“Hello?”  A woman answered.

“Hi, I’m calling about your truck.”

“Okay.  What can I tell you?”

“You know, I would ask the usual questions, but I’m trying to buy it for a woman who has everything.  Is this the truck for that woman?”

“Is that woman you?”


“Do you know her taste?”

“Haven’t a clue.”

“Well, that’s a challenge.  But if health and true love count for ‘everything’, then I’m just like that woman.  ‘Cept I don’t have cash and it sounds like she does.  Me?  I love this truck.”

“But you need cash, so you’re selling.”  Kumai finished her story for her.

“That’s da kine.”

“Would you be likely to deliver to Kona?”

“Would you be likely to fly me back over to Hilo?”

“Can do.”  Kumai answered.  “If the truck isn’t what I need, I’ll pay you for the gas round trip, and your time.  Deal?”

“I can be anywhere on the island in around three hours.  Where’s there?”

“Do you know Puako?  Near Hapuna?”

“Sure.”  The woman said.

“Do you have a smart phone?”  Kumai asked.

“You called it.”

“Maybe download the Square app if you haven’t already so I can transfer the money straight to you.”

“I’ll try that.  I’m Bonnie, by the way.  Do I use this number if I need to call you?”

“Yes, great.  I’m Kumai.  Thanks, Bonnie.  I’ll see you some time after noon.”

“A hui hou!”

Kumai’s stomach clenched as she touched the end-call button.  What did she just do?  She refreshed the Craigslist page.  The dump truck disappeared.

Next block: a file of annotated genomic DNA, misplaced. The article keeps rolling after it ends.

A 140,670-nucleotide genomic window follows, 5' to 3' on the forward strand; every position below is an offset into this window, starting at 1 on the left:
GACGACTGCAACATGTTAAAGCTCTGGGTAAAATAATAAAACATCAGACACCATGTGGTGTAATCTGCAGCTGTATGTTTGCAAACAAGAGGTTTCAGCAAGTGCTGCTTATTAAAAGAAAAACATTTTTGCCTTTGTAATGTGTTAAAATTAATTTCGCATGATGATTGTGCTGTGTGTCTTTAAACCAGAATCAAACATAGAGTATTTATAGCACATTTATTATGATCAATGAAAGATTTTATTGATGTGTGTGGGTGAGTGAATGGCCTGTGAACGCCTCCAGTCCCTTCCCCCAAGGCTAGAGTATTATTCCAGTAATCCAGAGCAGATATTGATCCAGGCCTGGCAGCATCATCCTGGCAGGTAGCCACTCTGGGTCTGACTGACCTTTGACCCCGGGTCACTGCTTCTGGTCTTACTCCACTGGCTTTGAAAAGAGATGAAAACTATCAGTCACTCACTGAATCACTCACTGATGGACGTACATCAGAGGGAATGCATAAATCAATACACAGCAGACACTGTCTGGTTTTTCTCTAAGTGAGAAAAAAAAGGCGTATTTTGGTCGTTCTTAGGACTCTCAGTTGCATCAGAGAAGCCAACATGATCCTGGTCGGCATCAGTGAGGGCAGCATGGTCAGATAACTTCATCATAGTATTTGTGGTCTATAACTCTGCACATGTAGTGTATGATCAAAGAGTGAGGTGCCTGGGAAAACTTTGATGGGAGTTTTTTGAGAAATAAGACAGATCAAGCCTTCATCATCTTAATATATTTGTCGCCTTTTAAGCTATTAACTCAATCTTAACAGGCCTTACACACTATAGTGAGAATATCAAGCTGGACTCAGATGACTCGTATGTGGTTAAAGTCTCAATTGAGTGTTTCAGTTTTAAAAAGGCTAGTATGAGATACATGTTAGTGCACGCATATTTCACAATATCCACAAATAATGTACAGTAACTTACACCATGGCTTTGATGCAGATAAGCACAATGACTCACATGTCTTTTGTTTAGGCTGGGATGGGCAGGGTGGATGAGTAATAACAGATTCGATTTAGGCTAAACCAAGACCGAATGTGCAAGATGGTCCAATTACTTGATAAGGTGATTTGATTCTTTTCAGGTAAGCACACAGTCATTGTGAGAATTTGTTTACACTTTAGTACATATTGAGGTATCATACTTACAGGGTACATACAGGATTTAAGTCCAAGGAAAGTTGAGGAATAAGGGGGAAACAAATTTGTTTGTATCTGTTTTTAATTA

She finished up the list of dog names and sent it to Susan, her client.  She didn’t mention the truck — yet.

puneebedBy quitting the gardening class, she had gained two hours in her day.  It was a little after nine in the morning.  Kumai felt exhausted.  Out on the lanai, the pup was curled up sound asleep on the punee bed.  Pretty day, nice breeze, good idea.  She went out, stretched onto the bed, and closed her eyes to listen to the surf and birds.  The sea breeze kept her feet cool while the dog snuggled along her back and warmed her.  She didn’t remember the cushions being this comfortable.  But she also couldn’t remember the last time she’d lounged out here on the punee.

She woke up sweating.  Something in her dreams, a backhoe screeching on rocks or something metal, she couldn’t quite grasp the dream before it evaporated.  The dog was sitting up, staring at her.  Maybe she’d been whimpering in her sleep, kicking her legs like she was running.  The dog actually looked nervous.

The nap had rested Kumai, but now she wanted to stay there and rest for the entire day.  A do-nothing day sounded just right.  Except that she had plenty to do.  Guilt washed over Kumai as she thought about how she could perk up.  It wouldn’t take much of a hit now that she didn’t use cocaine regularly.  Regularly?  At all.  She went back inside and logged into SOS.  Her sponsor was online.

The dog whimpered and yelped.

“Yeah, buddy.  I understand.  Don’t take the first hit.”  Kumai said.  She refilled the dog’s food and water.  She went to feed Dave and remembered that he was with Uncle.

Kumai’s sponsor messaged back and forth for a while then suggested to Kumai that it was time to call a safe friend to come over.  Kumai sounded like she was getting too lonely.

At first the idea of loneliness peeved Kumai.  Then she realized that her sponsor was right.  She dialed Sage, “Want some garden-fresh produce?”

“Give me thirty?”

“Great.  Thanks, Sage.”

“No thanks needed.  I love getting to see you!”

Sage was Kumai’s ocean friend.  They met at the pier when they both were going to work one day, Kumai with the dive charter and Sage as a professional mermaid.  They had shared a bento of sushi and become friends in spite of their very different lifestyles.